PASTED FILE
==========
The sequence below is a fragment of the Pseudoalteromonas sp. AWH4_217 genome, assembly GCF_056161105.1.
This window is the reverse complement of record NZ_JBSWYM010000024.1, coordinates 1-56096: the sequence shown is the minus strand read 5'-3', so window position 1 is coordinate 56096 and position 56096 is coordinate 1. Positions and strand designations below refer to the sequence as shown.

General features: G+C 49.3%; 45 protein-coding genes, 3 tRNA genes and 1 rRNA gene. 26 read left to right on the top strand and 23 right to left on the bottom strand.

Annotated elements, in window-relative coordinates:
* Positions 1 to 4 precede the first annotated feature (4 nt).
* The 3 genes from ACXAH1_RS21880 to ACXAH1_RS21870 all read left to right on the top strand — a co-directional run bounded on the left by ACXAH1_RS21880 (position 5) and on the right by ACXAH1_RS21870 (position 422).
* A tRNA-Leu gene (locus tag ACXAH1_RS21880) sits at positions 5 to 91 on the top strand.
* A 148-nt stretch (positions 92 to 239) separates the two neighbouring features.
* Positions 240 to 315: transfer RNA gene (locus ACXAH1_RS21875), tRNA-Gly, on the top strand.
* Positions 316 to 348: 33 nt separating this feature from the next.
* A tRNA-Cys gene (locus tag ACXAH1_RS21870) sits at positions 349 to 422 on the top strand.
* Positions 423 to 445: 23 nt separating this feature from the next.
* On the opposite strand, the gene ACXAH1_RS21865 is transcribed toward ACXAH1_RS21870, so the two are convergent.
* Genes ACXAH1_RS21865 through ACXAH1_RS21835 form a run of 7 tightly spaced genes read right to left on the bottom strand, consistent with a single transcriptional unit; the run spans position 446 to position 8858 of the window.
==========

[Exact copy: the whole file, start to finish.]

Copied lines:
The sequence below is a fragment of the Pseudoalteromonas sp. AWH4_217 genome, assembly GCF_056161105.1.
This window is the reverse complement of record NZ_JBSWYM010000024.1, coordinates 1-56096: the sequence shown is the minus strand read 5'-3', so window position 1 is coordinate 56096 and position 56096 is coordinate 1. Positions and strand designations below refer to the sequence as shown.

General features: G+C 49.3%; 45 protein-coding genes, 3 tRNA genes and 1 rRNA gene. 26 read left to right on the top strand and 23 right to left on the bottom strand.

Annotated elements, in window-relative coordinates:
* Positions 1 to 4 precede the first annotated feature (4 nt).
* The 3 genes from ACXAH1_RS21880 to ACXAH1_RS21870 all read left to right on the top strand — a co-directional run bounded on the left by ACXAH1_RS21880 (position 5) and on the right by ACXAH1_RS21870 (position 422).
* A tRNA-Leu gene (locus tag ACXAH1_RS21880) sits at positions 5 to 91 on the top strand.
* A 148-nt stretch (positions 92 to 239) separates the two neighbouring features.
* Positions 240 to 315: transfer RNA gene (locus ACXAH1_RS21875), tRNA-Gly, on the top strand.
* Positions 316 to 348: 33 nt separating this feature from the next.
* A tRNA-Cys gene (locus tag ACXAH1_RS21870) sits at positions 349 to 422 on the top strand.
* Positions 423 to 445: 23 nt separating this feature from the next.
* On the opposite strand, the gene ACXAH1_RS21865 is transcribed toward ACXAH1_RS21870, so the two are convergent.
* Genes ACXAH1_RS21865 through ACXAH1_RS21835 form a run of 7 tightly spaced genes read right to left on the bottom strand, consistent with a single transcriptional unit; the run spans position 446 to position 8858 of the window.